I buy good cooking pans - and we redid the kitchen counters and got new appliances - but we didn't rip out the kitchen.

Anyhow the point is that some people never will learn. And they will be working until they are 75 or whatever. Better them than me!
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Old 04-17-2010, 01:34 PM   #33
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But what will these part time jobs be? Sure, anybody can do something stupid like being greeter at the Wal-Mart - but at $7/hr, would it be worth it? As a displaced software engineer, I am in a similar situation - I can't get the good work making $50/hr anymore (or even $30/hr), and that as a lower middle aged person, I can get only a stupid job at $7/hr at Best Buy. I would rather live a more spartan lifestyle (and abroad) than only have an extra $10K/yr and go back to the dark days of waking up everyday to punch the clock.
People need to plan for part-time work before leaving the workforce. I know a few people who do part time work as consultants in the same company that they worked for. Networking is important. Planning for this isn't any different from planning for ER - so the same kind of people will do well, and the rest will suffer. C'est la vie.
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Old 04-17-2010, 03:10 PM   #34
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I know quite a few people who in their fifties were downsized by their companies. They never found comparable employment and now in their sixties are working at low paying jobs or contract employment with no benefits. They have to buy individual health insurance with large deductibles. There is nothing extra in their budgets for funding retirement; they are going to be totally dependent on SS and Medicare.

Some of these people were women who found themselves divorced in their mid-fifties. Certainly, these women COULD have planned for the worst and expected their marriages to fail; but who has an infallible crystal ball? And who among the married right now are doing financial planning in case your marriage fails? Probably none.

It's a very sad situation to see elderly people working in the kitchen at some Orlando resort or standing for hours as a cashier at Target, both situations I have witnessed. These menial jobs are physically very hard on the body. I would expect that the lifespan will diminish as a result. Is this the society we want? In many third world countries, the culture is such that younger people expect to take care of their elders when they are too old to work. I don't think many have that expectation here. I read comments by young people that they resent the fact of paying for social security because they don't expect to recieve it themselves.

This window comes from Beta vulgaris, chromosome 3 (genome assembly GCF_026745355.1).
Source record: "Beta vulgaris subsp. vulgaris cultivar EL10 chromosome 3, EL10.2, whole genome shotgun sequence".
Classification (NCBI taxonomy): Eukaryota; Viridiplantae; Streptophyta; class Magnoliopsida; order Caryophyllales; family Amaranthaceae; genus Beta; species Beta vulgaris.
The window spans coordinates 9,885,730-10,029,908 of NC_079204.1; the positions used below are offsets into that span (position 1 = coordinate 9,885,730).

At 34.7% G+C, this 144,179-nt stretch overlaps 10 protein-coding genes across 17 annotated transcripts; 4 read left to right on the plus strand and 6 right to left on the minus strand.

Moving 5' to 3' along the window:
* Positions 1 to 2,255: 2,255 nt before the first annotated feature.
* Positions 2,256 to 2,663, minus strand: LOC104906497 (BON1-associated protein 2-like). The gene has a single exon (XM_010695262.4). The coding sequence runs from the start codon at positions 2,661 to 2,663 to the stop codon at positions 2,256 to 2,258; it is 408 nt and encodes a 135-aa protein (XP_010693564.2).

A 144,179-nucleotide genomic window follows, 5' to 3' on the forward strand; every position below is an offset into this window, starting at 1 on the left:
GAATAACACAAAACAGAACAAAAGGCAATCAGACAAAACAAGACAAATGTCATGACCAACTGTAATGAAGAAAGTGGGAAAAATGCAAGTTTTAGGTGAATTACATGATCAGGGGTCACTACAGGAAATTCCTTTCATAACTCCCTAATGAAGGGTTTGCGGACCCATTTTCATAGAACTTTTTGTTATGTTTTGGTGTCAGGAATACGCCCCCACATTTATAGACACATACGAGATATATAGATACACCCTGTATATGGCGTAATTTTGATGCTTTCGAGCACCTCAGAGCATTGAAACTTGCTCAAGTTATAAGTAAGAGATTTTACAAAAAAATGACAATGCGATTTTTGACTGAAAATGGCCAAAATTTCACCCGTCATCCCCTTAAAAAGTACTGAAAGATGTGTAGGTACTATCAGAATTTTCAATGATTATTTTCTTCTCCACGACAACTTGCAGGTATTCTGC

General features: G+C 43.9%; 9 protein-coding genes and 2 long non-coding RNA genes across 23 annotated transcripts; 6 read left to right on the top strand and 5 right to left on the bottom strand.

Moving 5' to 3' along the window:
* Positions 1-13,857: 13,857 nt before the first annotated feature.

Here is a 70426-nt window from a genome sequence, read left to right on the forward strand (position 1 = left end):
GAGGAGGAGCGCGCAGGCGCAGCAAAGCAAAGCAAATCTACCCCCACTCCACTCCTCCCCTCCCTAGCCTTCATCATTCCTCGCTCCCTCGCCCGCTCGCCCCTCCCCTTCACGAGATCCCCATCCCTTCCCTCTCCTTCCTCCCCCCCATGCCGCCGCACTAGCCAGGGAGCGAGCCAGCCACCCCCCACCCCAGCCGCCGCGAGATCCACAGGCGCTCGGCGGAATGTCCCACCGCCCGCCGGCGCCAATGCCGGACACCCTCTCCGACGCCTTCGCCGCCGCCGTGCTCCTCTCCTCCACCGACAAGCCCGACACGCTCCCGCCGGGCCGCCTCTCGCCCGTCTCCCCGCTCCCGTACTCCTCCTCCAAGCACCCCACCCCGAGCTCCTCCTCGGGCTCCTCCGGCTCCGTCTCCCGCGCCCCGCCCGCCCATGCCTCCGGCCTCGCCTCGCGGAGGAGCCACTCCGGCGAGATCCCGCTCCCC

I think we have a very difficult situation developing in our country.Social security is not going to be adequate for many elderly and they will not be able to get jobs that they can do that will support them. There will not be relatives to take care of them either. And, younger people will resent paying ever higher taxes.
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Old 04-17-2010, 03:25 PM   #35
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Oldbabe, that was a great post. I couldn't agree with you more. Retirement seems to be pretty iffy for many of those in the early baby boomer generation. People think that they can work forever. I remember when I thought that, too. Now that I am 61, I am beginning to understand that many do lose the physical capacity needed to perform many jobs as they age. Young people think they will never grow old, no matter how many years pass.

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Some of these people were women who found themselves divorced in their mid-fifties. Certainly, these women COULD have planned for the worst and expected their marriages to fail; but who has an infallible crystal ball? And who among the married right now are doing financial planning in case your marriage fails? Probably none.
This is so true. When you think about the divorce rate, and the strains on marriages that can occur during a couple's 50's and 60's, it's just plain scary.
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Old 04-17-2010, 03:47 PM   #36
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Oldbabe, that was a great post.
+1
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Old 04-17-2010, 07:29 PM   #37
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Oldbabe, that was a great post. I couldn't agree with you more.